Bobbie Nelson, the piano-playing older sister of Willie Nelson and his longtime bandmate, died Thursday (March 10) morning. She was 91.
"Her elegance, grace, beauty and talent made this world a better place," read a statement from the Nelson family. "She was the first member of Willie's band, as his pianist and singer. Our hearts are broken and she will be deeply missed. But we are so lucky to have had her in our lives. Please keep her family in your thoughts and give them the privacy they need at this time."
The statement added that Bobbie died "peacefully and surrounded by family."
Bobbie Lee Nelson was born on Jan. 1, 1931. She and Willie were raised by their paternal grandparents in Abbott, Texas. The siblings first played music together in public at a local methodist church. As teenagers, they performed in a band with their father, Ira Nelson, and Bobbie's first husband, Bud Fletcher.
Bobbie became Willie's go-to pianist and keyboardist, on stage and in the studio, for almost 50 years, starting with an early 1970s recording session in New York. Bobbie's run in her brother's Family Band began with the classic Atlantic Records releases The Troublemaker, Shotgun Willie and Phases and Stages.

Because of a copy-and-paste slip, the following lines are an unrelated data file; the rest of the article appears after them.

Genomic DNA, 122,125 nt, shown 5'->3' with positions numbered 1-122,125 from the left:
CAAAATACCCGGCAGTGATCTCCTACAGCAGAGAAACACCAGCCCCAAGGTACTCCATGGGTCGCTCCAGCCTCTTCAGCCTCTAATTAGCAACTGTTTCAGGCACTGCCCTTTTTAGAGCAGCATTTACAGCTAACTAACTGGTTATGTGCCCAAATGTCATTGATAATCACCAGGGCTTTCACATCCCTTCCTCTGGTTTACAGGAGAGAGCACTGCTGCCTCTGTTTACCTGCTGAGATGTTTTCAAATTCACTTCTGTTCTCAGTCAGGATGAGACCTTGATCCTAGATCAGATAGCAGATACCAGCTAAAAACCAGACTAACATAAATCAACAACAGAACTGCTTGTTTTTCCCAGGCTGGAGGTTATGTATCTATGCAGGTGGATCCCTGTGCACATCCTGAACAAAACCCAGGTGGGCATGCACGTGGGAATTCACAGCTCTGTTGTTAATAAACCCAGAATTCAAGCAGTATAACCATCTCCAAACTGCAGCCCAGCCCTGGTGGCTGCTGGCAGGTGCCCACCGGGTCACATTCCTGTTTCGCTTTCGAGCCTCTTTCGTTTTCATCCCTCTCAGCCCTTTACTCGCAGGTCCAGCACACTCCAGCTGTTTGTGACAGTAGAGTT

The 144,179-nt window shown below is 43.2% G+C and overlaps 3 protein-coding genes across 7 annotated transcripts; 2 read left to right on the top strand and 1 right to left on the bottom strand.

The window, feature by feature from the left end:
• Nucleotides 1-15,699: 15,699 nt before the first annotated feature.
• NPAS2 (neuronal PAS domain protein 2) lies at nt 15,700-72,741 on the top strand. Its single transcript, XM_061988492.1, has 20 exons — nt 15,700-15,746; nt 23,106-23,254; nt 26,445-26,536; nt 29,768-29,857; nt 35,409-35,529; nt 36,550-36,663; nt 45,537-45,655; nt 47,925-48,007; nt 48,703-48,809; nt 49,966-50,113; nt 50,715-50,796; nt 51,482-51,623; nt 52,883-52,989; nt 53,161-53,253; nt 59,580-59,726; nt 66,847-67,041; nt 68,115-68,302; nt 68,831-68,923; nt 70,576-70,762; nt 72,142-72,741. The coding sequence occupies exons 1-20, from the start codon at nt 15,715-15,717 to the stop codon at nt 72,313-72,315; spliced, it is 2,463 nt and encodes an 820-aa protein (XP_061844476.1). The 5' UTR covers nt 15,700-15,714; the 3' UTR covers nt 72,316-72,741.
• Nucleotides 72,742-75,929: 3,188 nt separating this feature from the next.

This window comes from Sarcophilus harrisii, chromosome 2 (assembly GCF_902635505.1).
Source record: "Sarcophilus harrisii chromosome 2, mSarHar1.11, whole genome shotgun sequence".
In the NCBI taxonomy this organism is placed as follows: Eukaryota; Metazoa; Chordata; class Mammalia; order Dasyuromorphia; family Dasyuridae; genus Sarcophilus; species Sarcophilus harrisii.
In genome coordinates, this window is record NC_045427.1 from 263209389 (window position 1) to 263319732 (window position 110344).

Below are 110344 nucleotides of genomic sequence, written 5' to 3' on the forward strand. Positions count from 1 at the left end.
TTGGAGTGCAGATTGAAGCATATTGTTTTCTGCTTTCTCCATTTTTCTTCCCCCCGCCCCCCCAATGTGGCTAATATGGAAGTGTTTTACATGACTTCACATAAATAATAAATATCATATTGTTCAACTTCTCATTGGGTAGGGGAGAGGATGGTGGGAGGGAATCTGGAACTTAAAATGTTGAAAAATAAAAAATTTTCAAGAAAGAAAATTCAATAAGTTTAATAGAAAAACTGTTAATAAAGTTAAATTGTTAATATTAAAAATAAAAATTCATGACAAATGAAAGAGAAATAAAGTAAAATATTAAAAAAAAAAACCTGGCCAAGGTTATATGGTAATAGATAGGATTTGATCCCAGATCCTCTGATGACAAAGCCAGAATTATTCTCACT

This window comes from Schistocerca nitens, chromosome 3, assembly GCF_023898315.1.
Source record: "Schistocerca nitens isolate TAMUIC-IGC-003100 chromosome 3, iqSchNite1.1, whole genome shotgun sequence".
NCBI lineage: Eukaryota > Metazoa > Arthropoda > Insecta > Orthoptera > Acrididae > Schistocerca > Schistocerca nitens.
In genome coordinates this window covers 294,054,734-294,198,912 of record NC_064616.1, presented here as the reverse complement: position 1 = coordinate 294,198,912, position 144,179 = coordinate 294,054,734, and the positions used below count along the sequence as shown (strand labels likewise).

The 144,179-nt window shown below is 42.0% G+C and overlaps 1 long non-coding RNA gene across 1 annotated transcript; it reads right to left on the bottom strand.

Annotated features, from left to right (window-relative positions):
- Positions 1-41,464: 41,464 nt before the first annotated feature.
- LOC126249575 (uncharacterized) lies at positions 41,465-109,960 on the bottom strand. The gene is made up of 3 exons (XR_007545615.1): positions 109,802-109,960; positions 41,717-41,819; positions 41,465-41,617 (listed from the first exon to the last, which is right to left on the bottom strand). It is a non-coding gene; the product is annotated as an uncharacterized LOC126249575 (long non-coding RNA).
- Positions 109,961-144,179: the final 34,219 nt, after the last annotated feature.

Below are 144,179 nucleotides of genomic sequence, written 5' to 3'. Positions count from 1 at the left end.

Bobbie shared top billing with her brother Willie on the albums I'd Rather Have Jesus (1986), Gospel: Old Time Religion (1992), How Great Thou Art (1996), Hill Country Christmas (1997) and Willie's Stash, Vol. 1: December Day (2014). Her lone solo album, 2008's Audiobiography, was mixed by one of her sons, Freddy Fletcher.
"Sister Bobbie was the heart and soul of Willie Nelson & Family, and she and Willie are one of the greatest brother-sister teams in music history," read SiriusXM's announcement of her passing. "But she was equally adored for her sweet personality, quiet strength and gentle nature. She will be missed by both her immediate and extended family of musicians, friends, and fans."
Bobbie joined the Texas Country Music Hall of Fame in 2017. She co-wrote 2020's Me and Sister Bobbie: True Tales of the Family Band (Random House) with Willie and music biographer David Ritz. The siblings' children's book about their shared journey, Sister, Brother, Family: An American Childhood in Music, followed in 2021.
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